exhibited his plane at the Exposition Intérnationale de la Locomotion
Aérienne in Paris and it created a great deal of excitement. Soon he was
manufacturing relatively large numbers of them and selling them to several
armies, including France and Great Britain, and to anybody who had the
money and the courage to fly. For a period, especially after Blériot
crossed the English Channel in 1909 in his Blériot XI, his plane became
the most popular in the world. Other monoplane designs followed.
Because of the lower drag of a
monoplane, it could fly faster than a biplane equipped with the same type
of engine. During the early days of flying, pilots earned fame and fortune
by winning races and so the Blériot XI was a popular and well-known plane
because it was speedier than most other aircraft. But by 1911 or so, the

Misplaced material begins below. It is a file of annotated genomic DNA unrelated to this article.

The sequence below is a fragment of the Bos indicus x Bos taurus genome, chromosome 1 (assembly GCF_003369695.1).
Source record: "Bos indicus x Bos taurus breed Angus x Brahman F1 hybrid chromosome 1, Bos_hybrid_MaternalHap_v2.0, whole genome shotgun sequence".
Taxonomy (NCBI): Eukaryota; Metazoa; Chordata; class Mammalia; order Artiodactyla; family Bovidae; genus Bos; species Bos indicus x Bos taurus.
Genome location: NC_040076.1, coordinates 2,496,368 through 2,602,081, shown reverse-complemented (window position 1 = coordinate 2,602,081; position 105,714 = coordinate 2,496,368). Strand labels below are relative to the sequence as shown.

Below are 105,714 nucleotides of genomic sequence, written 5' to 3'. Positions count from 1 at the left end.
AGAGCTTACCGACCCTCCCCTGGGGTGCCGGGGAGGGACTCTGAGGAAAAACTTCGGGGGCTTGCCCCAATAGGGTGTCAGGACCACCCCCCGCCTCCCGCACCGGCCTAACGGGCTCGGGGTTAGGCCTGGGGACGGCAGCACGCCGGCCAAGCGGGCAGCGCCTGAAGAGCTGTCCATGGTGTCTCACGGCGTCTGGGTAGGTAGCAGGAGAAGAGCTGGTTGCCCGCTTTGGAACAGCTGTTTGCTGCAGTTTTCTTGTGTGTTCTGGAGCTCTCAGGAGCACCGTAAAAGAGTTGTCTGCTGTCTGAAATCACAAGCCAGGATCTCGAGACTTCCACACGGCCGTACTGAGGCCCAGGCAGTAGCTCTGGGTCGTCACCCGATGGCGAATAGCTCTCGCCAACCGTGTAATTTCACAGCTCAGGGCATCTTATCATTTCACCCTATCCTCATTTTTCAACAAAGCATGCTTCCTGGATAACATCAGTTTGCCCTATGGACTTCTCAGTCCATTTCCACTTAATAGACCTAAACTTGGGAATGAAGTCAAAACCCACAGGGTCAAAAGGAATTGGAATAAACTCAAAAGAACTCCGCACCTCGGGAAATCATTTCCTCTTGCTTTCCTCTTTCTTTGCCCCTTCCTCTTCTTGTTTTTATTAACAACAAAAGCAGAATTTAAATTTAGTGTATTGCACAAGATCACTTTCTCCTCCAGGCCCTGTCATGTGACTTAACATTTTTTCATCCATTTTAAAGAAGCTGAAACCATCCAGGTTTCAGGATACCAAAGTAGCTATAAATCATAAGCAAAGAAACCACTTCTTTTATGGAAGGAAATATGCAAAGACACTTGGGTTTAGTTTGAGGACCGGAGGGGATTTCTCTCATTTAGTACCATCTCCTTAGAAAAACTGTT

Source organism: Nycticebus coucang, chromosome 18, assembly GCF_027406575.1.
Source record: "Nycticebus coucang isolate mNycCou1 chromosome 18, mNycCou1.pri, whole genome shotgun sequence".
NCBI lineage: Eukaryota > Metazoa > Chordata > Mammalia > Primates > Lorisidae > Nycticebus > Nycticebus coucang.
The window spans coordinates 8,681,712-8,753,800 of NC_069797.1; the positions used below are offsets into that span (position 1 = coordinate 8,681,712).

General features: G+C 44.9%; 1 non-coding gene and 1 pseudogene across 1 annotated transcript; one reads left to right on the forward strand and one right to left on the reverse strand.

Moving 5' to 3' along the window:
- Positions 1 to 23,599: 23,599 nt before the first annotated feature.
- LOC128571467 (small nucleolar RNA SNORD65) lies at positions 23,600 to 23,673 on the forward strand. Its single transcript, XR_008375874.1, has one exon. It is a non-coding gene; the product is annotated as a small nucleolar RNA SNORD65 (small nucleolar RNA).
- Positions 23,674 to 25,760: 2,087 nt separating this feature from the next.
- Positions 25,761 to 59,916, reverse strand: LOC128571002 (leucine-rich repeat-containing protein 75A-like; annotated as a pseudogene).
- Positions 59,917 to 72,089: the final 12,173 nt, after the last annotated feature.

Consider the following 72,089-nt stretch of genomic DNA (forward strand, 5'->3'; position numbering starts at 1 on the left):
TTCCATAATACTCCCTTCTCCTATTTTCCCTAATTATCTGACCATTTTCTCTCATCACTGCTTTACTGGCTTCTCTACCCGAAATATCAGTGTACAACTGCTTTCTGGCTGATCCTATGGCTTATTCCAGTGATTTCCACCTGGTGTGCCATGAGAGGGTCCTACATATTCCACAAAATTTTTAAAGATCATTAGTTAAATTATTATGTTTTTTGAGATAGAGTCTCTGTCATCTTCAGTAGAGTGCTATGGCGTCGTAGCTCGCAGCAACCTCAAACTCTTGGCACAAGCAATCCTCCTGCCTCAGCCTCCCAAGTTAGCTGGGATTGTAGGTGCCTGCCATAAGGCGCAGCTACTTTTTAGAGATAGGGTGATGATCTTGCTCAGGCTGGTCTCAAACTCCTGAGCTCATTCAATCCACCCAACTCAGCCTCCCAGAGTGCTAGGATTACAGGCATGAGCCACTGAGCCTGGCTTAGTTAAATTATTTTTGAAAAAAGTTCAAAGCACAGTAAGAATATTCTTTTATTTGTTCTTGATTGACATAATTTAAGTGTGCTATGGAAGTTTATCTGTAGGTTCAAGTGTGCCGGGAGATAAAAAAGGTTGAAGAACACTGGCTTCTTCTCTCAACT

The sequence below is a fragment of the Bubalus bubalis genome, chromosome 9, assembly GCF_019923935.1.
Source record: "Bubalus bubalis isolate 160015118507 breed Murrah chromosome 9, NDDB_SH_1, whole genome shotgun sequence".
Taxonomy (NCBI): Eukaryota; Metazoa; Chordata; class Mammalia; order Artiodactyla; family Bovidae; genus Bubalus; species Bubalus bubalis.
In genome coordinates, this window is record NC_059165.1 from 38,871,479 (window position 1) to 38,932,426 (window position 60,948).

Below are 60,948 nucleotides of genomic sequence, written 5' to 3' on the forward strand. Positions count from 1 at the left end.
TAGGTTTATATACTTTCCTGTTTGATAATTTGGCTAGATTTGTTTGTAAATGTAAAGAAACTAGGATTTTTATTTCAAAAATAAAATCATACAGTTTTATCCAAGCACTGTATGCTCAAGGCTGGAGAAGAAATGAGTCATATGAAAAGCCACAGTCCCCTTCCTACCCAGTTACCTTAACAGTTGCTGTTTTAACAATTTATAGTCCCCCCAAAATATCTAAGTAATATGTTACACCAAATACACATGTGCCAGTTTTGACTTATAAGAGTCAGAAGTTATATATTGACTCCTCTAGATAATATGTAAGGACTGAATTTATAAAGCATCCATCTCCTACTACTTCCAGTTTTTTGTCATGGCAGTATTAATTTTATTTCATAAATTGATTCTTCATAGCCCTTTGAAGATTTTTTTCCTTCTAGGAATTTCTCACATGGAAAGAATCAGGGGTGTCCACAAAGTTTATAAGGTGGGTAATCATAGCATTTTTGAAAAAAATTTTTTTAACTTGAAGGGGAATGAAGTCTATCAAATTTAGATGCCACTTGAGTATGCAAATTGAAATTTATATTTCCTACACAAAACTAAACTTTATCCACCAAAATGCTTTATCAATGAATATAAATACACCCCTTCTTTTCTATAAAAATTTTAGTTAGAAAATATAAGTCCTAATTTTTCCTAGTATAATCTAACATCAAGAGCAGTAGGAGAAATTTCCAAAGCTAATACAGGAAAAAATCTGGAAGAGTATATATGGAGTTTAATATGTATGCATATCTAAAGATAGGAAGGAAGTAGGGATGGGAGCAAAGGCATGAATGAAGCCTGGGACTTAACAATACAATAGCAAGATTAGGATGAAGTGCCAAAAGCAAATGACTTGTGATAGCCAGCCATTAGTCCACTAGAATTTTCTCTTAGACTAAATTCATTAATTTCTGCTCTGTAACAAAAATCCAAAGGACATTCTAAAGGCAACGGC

plane was also earning an unwanted reputation for its nasty habit of
folding up its wings in flight, causing it to come fluttering to the
ground with all the grace of a sparrow tied to a brick.
Alarmed by the number of crashes, French
military aviation officials began to propose strengthening the structure
of their Blériot XI monoplanes. Blériot himself conducted structural
evaluations that consisted of turning the airplane upside down and putting
sandbags on the wings to simulate the lift, proving that the wings could
support many times the weight that they needed to fly. But the problem
with these tests was that they were both overly simplistic and also did
not simulate the kinds of stresses that affected an airplane's wings. They
were static tests that treated the wings as if they did not move and as if
the stresses on them were constant. But wings do move in flight and the
stresses on them change. Such stresses are called dynamic loads. Wings do
not simply experience